Kahani Mohabbat Ki: Video Review

Song: "Kahani Mohabbat Ki"
Artist: Strings
Director: Umar Anwar

Since the release of their latest album "Dhaani" in 2003, Faisal Kapadia and Bilal Maqsood have established themselves as the leaders of our pop scene. With an appearance on the Spiderman 2 soundtrack, and after receiving multiple award nominations and bagging most of these accolades, the Strings are one of the most popular bands of the region, and "Dhaani" has been a major force behind this success. The set has spawned many hits for the band, and they have just released the sixth video from the album.

The new offering, "Kahani Mohabbat Ki," is a mellow song about lost love and all the yearning that comes with it. Penned by Anwar Maqsood, "Kahani Mohabbat Ki" is both lyrically and vocally one of the more powerful songs on "Dhaani" and it comes as quite a surprise that the duo would wait this long to release its video. "Kahani Mohabbat Ki" showcases what the band does best - rich mid–tempo vocals blended with that typical Strings–ish guitar–flute fusion.

And with the video, the track gets the Umar Anwar treatment, and that can only mean something good. The brains behind the clips of Jal's "Aadat" and EP's "Waqt," this relatively new entrant in the music-video-direction arena has become well known for his deep, offbeat ideas, and he continues to uphold this reputation with "Kahani MOhabbat Ki" by delving into the rather risky area of murky feelings, the result of which can either be very effective or very insipid. Fortunately, in this case, it falls right on target.

Very different from the previous Strings' videos, "Kahani Mohabbat Ki" is rooted in emotion, and all that can be felt better than it can be explained. It portrays the feeling of loss, of loneliness, and of waiting... perhaps even waiting for something when one knows deep down inside that it ain't coming.

The video shows a lonesome maiden who sits all forlorn outside a railway station, waiting for someone's arrival. But he doesn't show up. Under the shining sun or falling rain, she just sits there, oblivious to reality, thinking of all that used to be. Then the loneliness sets in, and that's when the tears begin to fall. With the rain pouring, she reminisces with a picture and some old tickets in hand, and cries hysterically. She walks away in the end, but will be back the following day; she's just stuck in that furrow, clinging on to the past, and never getting on with life. She'll sit there and wait for him to come, through he never will.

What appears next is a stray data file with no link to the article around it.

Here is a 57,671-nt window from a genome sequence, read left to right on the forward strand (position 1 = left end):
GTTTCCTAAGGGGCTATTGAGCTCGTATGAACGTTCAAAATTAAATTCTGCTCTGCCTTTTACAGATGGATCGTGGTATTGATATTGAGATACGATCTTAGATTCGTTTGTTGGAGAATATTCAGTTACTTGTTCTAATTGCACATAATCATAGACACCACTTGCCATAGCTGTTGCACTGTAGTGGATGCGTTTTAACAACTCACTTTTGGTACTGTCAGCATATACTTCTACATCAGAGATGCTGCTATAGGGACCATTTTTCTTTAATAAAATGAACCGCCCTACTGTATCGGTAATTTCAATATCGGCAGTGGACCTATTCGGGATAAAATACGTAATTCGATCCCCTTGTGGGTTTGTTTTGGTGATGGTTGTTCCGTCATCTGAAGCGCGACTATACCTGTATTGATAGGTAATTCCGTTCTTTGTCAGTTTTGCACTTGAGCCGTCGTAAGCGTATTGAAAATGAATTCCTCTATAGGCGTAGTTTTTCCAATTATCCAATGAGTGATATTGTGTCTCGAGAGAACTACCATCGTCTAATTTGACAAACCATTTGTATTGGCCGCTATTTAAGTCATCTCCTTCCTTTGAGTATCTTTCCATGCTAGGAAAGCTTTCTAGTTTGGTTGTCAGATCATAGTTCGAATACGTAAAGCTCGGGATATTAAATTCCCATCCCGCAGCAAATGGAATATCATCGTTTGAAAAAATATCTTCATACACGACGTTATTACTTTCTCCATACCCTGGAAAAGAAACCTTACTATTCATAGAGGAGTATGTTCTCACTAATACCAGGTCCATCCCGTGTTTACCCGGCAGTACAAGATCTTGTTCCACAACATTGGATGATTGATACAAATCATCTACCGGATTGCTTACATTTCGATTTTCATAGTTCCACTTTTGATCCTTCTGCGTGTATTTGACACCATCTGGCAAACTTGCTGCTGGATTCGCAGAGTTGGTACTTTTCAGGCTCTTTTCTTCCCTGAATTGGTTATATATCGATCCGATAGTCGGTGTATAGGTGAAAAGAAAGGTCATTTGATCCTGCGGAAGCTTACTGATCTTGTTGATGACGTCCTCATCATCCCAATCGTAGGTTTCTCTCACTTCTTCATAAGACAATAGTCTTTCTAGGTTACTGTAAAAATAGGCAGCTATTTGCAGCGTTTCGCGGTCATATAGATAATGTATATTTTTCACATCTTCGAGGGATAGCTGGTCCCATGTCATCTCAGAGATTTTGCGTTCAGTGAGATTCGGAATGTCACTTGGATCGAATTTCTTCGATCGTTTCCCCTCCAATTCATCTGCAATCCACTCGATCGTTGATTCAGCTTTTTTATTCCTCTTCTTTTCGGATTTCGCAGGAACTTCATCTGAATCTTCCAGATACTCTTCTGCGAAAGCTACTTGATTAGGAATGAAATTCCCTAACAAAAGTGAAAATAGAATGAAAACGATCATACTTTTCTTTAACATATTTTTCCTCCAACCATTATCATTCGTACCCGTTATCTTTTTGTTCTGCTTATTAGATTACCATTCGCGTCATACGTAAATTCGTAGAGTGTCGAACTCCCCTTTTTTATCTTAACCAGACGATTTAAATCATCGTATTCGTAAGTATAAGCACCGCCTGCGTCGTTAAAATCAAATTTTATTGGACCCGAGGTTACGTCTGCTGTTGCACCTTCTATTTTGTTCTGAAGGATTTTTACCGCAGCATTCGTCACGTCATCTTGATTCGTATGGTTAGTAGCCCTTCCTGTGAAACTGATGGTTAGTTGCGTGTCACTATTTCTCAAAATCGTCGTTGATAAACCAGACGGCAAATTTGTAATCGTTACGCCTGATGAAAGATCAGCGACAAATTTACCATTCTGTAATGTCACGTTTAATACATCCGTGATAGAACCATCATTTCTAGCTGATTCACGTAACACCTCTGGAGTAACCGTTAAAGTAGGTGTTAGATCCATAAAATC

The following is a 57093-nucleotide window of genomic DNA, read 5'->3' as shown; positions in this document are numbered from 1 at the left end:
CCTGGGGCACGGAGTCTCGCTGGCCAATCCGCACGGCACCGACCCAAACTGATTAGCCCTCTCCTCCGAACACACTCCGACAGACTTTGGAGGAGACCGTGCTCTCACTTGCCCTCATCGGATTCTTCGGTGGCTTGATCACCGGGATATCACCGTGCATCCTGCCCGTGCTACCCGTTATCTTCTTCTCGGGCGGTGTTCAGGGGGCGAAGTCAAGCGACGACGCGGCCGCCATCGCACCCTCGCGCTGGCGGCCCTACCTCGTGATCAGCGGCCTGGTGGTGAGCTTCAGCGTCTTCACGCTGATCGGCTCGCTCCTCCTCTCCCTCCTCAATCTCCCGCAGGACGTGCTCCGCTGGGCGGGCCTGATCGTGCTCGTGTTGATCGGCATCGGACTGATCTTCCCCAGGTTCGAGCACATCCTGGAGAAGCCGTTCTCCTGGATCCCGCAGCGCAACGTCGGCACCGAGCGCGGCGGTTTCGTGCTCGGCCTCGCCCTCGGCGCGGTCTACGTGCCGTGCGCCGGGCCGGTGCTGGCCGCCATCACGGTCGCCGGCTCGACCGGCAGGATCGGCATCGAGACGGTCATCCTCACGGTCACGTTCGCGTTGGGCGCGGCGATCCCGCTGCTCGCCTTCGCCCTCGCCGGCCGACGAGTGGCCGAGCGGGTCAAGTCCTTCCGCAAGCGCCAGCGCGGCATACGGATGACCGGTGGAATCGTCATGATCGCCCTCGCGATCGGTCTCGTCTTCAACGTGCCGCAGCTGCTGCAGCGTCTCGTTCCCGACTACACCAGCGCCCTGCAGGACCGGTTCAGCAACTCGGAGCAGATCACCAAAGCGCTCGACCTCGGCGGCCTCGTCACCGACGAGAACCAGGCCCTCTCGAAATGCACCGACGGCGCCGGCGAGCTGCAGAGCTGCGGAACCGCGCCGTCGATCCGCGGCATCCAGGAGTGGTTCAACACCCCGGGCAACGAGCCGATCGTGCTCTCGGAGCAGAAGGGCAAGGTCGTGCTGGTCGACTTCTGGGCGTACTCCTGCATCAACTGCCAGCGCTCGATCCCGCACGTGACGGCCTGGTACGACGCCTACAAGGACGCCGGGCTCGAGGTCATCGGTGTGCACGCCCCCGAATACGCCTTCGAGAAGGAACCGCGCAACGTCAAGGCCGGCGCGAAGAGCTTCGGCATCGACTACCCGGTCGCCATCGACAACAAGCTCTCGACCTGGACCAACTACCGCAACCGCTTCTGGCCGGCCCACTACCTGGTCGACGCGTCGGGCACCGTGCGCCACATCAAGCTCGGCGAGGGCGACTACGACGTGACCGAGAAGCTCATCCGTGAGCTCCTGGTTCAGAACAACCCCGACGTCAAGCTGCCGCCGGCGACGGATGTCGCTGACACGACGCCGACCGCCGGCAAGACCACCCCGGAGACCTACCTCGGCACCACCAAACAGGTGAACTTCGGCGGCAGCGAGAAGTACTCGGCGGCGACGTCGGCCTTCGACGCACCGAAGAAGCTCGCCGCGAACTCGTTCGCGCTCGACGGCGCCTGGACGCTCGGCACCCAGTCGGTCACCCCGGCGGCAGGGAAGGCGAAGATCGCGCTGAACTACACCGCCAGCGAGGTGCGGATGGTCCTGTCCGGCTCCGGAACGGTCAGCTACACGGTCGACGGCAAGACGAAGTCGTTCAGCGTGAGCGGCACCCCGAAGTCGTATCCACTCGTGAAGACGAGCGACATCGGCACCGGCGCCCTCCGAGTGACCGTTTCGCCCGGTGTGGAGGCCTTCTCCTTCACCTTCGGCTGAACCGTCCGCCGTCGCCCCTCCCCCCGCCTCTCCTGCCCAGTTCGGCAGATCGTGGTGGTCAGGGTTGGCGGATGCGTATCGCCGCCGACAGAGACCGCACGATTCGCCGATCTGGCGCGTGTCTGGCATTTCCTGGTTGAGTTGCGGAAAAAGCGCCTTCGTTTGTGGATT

The lead character is the main element in propelling the feel of the video, and forms the fulcrum of the clip, even so that the band takes a backseat while this character takes centre stage. Played by ace actress Iffat Umar, whose resume also includes an appearance in Junoon's "Yaar Bina," this role is the backbone of the whole video, with the entire concept revolving around her. Iffat shines in the portrayal of a person who is lost in her own world, distant from reality, and everything fits perfectly with the visuals.

The second important element in the video development is the ambience. From the rain and the fallen leaves to the very generous helping of orange hues, depicting an autumn-like feel, it all complements the lyrical content quite well. The ambience umbrellas the central role, and it all gels up to envelope the feel of the song. Surely nothing could've stirred up emotion better.

Everything from the rain scenes to the Strings performing in an alleyway-type-place is very nicely executed. But the video isn't just good because of what it is, but also because of what it isn't - it isn't a rip off of a foreign clip, it isn't inspired by a musical, it isn't a paperback-novel storyline, and it certainly isn't an attempt at following the crowd. And originality always scores high, at least in my books.

Fresh off directing the new video for "Hai Koi Hum Jaisa," this is the second Strings video that Umar has worked on, and the Strings–Umar Anwar collaboration seems to be going great guns. The short-film feel of "Kahani Mohabbat Ki," perhaps one of the most touching clips to hit the screen in the recent past, makes it all the more dynamic. With no elaborate costumes and without intricate tangled up characters, it's actually the simplicity of the video that makes it all the more effective. High on murky sentiments, perhaps even to the extent of entering the depressing category, the point behind the video was to evoke emotions, and that's exactly what it manages to do. Kudos to Umar Anwar for yet another subtle piece of work.

Sameen Amer
May, 2005
The News International, Pakistan